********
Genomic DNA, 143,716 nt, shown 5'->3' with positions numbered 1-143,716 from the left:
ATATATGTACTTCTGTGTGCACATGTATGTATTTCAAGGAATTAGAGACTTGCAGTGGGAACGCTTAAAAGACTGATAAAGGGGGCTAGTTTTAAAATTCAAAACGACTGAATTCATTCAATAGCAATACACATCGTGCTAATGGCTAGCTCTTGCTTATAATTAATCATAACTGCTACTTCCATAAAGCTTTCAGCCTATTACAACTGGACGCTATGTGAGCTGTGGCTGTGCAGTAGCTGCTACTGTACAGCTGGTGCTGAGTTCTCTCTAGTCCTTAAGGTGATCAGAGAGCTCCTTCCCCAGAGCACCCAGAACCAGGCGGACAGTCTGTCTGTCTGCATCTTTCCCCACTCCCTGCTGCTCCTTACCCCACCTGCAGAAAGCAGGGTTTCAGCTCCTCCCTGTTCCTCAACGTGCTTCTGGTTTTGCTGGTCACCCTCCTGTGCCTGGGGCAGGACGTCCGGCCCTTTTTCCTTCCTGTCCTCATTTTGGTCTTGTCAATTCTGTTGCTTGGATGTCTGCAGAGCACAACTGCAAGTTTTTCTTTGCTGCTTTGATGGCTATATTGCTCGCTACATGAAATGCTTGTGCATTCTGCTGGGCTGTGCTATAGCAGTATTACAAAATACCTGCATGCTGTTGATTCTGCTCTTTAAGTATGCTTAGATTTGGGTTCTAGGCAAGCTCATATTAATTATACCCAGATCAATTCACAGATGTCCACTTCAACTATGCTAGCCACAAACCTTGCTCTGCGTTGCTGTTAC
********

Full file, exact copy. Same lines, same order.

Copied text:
Genomic DNA, 143,716 nt, shown 5'->3' with positions numbered 1-143,716 from the left:
ATATATGTACTTCTGTGTGCACATGTATGTATTTCAAGGAATTAGAGACTTGCAGTGGGAACGCTTAAAAGACTGATAAAGGGGGCTAGTTTTAAAATTCAAAACGACTGAATTCATTCAATAGCAATACACATCGTGCTAATGGCTAGCTCTTGCTTATAATTAATCATAACTGCTACTTCCATAAAGCTTTCAGCCTATTACAACTGGACGCTATGTGAGCTGTGGCTGTGCAGTAGCTGCTACTGTACAGCTGGTGCTGAGTTCTCTCTAGTCCTTAAGGTGATCAGAGAGCTCCTTCCCCAGAGCACCCAGAACCAGGCGGACAGTCTGTCTGTCTGCATCTTTCCCCACTCCCTGCTGCTCCTTACCCCACCTGCAGAAAGCAGGGTTTCAGCTCCTCCCTGTTCCTCAACGTGCTTCTGGTTTTGCTGGTCACCCTCCTGTGCCTGGGGCAGGACGTCCGGCCCTTTTTCCTTCCTGTCCTCATTTTGGTCTTGTCAATTCTGTTGCTTGGATGTCTGCAGAGCACAACTGCAAGTTTTTCTTTGCTGCTTTGATGGCTATATTGCTCGCTACATGAAATGCTTGTGCATTCTGCTGGGCTGTGCTATAGCAGTATTACAAAATACCTGCATGCTGTTGATTCTGCTCTTTAAGTATGCTTAGATTTGGGTTCTAGGCAAGCTCATATTAATTATACCCAGATCAATTCACAGATGTCCACTTCAACTATGCTAGCCACAAACCTTGCTCTGCGTTGCTGTTAC